Members of the Carmelites of Mary Immaculate and the Congregation of the Mother of Carmel, Saints Kuriakose and Euphrasia serve as reminders “that God's love is the source, destination, and support for all holiness,” Pope Francis said. He added the this love is manifested most clearly in “love of neighbor.”

He recalled how Saint Kuriakose, who founded the Carmelites of Mary Immaculate in 1836 as the first male congregation of the Syro-Malabar Rite, spent his life working for the Church according to the maxim: “sanctification of self and salvation of others.”

For her part Saint Euphrasia, who served as superior general for the congregation of sisters also founded by St. Kuriakose, “lived in profound union with God,” becoming an example to those around her who referred to her as “Praying mother,” the Pope said.

The pontiff concluded his greeting by calling the faithful to follow the examples of Saints Kuriakose and Euphrasia, especially in their “love for the Eucharistic Jesus and the Church”, thereby advancing along “the path of sanctity.”


               Walsingham - ‘England’s Nazareth’

            by Fr Peter Clarke.

Deep in the Norfolk countryside is the lovely village of Walsingham that, once again, has become the Centre of Pilgrimage to what has been described as England’s Nazareth. The story behind Walsingham is this:- Richeldis, a Saxon noblewoman, married to the Lord of the Manor of Walsingham, had a deep faith in God and devotion to Mary, the Mother of Jesus. In 1061 she had a vision in which she was taken by Mary to be shown the house in Nazareth where the angel Gabriel had announced to her that she would bear a son and that his name would be Jesus. Mary asked Richeldis to build an exact replica of that house in Walsingham, and that’s how Walsingham became known as England’s Nazareth. A Priory was built between 1146 - 1174 and in it was housed the simple wooden structure that Richeldis had been asked to build. It became the focus of pilgrimage, receiving royal patronage and visits from many English monarchs, including Henry 111. Edward 111. Henry 1V and Henry V111(who, at the time of the Reformation in 1538, brought about its destruction).

After nearly 400 years, the 20th century saw the restoration of pilgrimages. In 1897 there was a Roman Catholic pilgrimage to the 14th century Slipper Chapel just outside the village. In mediaeval times this chapel had been the stopping off point for pilgrims, where they shed their shoes and walked barefoot for one mile to the original Shrine in the Priory. During the 1920’s the then Anglican Vicar of Walsingham, Fr. Hope Patten, ignited Anglican interest in the pre-Reformation pilgrimage. In 1931 he erected a new Holy House encased in a small pilgrim church, adjacent to the Priory ruins, containing a statue of Mary, based on the image depicted on the seal of the mediaeval Priory.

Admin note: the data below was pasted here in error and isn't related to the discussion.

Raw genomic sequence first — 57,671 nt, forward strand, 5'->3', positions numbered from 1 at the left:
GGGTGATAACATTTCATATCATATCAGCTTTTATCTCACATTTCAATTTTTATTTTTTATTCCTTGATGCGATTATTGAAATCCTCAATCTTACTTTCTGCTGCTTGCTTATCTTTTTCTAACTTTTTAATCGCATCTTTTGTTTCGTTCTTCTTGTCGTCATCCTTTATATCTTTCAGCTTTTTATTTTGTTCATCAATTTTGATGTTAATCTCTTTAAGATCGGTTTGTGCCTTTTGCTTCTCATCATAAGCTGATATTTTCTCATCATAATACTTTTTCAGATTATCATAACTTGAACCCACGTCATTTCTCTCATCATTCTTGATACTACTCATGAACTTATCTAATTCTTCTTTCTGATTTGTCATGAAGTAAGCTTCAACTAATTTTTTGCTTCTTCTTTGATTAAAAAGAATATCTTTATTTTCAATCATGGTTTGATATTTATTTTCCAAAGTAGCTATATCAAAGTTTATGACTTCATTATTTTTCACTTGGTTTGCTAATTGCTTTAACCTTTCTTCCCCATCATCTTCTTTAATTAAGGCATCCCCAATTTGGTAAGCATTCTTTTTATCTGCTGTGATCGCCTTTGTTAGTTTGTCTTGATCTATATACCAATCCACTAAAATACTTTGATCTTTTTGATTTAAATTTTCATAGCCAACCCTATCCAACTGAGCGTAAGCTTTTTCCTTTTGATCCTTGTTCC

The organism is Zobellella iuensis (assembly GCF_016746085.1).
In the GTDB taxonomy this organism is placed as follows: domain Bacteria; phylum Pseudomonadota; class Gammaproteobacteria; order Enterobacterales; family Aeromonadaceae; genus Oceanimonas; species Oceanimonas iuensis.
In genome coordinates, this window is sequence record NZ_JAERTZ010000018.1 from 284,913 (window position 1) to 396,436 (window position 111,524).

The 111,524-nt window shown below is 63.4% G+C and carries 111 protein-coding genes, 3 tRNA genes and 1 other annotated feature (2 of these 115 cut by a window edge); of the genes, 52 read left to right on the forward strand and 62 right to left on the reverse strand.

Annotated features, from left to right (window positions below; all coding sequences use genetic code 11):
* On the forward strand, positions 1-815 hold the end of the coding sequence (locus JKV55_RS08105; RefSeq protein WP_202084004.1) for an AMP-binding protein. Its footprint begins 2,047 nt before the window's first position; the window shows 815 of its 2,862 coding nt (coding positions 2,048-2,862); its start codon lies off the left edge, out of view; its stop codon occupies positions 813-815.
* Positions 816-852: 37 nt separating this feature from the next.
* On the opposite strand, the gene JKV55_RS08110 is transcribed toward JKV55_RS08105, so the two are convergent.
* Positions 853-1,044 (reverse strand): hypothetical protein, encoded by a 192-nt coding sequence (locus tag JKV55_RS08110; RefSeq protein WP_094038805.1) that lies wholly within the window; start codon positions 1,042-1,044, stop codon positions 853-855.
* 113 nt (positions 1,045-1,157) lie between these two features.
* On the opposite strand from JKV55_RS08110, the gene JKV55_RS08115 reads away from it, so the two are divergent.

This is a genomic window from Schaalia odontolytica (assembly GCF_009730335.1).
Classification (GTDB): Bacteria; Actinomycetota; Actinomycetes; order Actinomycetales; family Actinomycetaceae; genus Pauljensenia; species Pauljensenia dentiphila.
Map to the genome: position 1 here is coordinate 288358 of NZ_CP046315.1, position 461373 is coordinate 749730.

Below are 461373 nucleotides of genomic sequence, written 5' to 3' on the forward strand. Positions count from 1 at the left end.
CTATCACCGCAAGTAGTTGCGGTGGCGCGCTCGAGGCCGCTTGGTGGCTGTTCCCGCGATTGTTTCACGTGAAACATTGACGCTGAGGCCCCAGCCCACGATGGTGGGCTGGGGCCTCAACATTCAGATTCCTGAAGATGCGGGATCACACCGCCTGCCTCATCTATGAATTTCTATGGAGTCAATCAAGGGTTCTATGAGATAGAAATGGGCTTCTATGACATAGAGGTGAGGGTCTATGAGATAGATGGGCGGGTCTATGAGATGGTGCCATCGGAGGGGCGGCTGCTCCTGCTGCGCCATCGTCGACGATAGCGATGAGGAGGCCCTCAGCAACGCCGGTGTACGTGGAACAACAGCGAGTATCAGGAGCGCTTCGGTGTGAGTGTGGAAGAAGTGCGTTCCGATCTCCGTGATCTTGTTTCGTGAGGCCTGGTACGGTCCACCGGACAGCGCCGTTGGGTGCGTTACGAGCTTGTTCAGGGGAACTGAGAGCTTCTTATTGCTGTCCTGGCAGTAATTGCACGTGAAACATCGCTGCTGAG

I first went to Walsingham in the late 1940’s as a young teenager on a pilgrimage organised by the Anglican church of Christ Church, St. Leonard’s-on-sea where I had been brought up. Since then I have made repeated visits. At my last Anglican parish of All Saints, Weston-super-Mare (where I was Vicar from 1994 - 2006), Ann and I organised an annual pilgrimage of five days with as many as 50 people, including several Catholics. After Mass and breakfast at 8.00am. we travelled by coach to Walsingham, arriving around 4.30pm. Over the years, the Anglican accommodation has improved tremendously - unlike my first one or two visits when local villagers put us up in their own homes. If you ever go to Walsingham do visit the Anglican shrine, because many people say that it’s more Catholic than the Catholic one! Walsingham has a very special place in my heart, because it was there that I first developed my love for Mary.

We became Catholics through the Personal Ordinariate of Our Lady of Walsingham, and I was ordained a Catholic priest in 2011. The Ordinariate now numbers getting on for 100 priests and several thousand laity. Each year since its inception we have gone on pilgrimage to Walsingham, led by our Ordinary, Mgr Keith Newton (a former Anglican bishop). Our pilgrimage is based at the Catholic ‘Chapel of Reconciliation,’ adjacent to the Slipper Chapel. While spending the weekend together, we always have the mile procession from the Catholic Shrine to the Anglican Shrine for prayer and meditation. ‘Shall we not love thee, Mother dear, whom Jesus loved so well? And to his glory year by year Thy joy and honour tell?’